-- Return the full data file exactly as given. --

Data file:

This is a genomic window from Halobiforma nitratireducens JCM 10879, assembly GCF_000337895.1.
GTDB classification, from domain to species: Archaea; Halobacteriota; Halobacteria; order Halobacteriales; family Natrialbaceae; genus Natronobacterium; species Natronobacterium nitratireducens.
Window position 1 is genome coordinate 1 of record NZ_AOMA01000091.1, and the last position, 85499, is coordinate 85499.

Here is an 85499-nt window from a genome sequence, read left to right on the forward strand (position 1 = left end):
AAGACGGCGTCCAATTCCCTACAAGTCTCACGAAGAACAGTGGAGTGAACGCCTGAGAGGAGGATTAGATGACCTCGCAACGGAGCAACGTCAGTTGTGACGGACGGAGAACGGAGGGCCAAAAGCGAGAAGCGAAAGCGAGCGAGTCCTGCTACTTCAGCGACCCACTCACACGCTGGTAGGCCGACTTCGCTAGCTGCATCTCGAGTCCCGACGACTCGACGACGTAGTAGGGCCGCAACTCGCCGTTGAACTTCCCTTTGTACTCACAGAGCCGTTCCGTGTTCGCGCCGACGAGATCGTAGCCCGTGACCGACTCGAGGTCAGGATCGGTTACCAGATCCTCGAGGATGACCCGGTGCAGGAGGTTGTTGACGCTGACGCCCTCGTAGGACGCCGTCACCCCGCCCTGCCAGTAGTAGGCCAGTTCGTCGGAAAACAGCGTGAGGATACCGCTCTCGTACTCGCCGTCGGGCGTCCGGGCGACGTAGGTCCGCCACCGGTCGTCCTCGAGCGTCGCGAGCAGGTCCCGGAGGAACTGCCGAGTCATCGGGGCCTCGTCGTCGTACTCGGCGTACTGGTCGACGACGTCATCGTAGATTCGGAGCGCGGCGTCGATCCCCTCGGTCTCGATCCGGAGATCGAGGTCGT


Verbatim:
This is a genomic window from Halobiforma nitratireducens JCM 10879, assembly GCF_000337895.1.
GTDB classification, from domain to species: Archaea; Halobacteriota; Halobacteria; order Halobacteriales; family Natrialbaceae; genus Natronobacterium; species Natronobacterium nitratireducens.
Window position 1 is genome coordinate 1 of record NZ_AOMA01000091.1, and the last position, 85499, is coordinate 85499.

Here is an 85499-nt window from a genome sequence, read left to right on the forward strand (position 1 = left end):
AAGACGGCGTCCAATTCCCTACAAGTCTCACGAAGAACAGTGGAGTGAACGCCTGAGAGGAGGATTAGATGACCTCGCAACGGAGCAACGTCAGTTGTGACGGACGGAGAACGGAGGGCCAAAAGCGAGAAGCGAAAGCGAGCGAGTCCTGCTACTTCAGCGACCCACTCACACGCTGGTAGGCCGACTTCGCTAGCTGCATCTCGAGTCCCGACGACTCGACGACGTAGTAGGGCCGCAACTCGCCGTTGAACTTCCCTTTGTACTCACAGAGCCGTTCCGTGTTCGCGCCGACGAGATCGTAGCCCGTGACCGACTCGAGGTCAGGATCGGTTACCAGATCCTCGAGGATGACCCGGTGCAGGAGGTTGTTGACGCTGACGCCCTCGTAGGACGCCGTCACCCCGCCCTGCCAGTAGTAGGCCAGTTCGTCGGAAAACAGCGTGAGGATACCGCTCTCGTACTCGCCGTCGGGCGTCCGGGCGACGTAGGTCCGCCACCGGTCGTCCTCGAGCGTCGCGAGCAGGTCCCGGAGGAACTGCCGAGTCATCGGGGCCTCGTCGTCGTACTCGGCGTACTGGTCGACGACGTCATCGTAGATTCGGAGCGCGGCGTCGATCCCCTCGGTCTCGATCCGGAGATCGAGGTCGT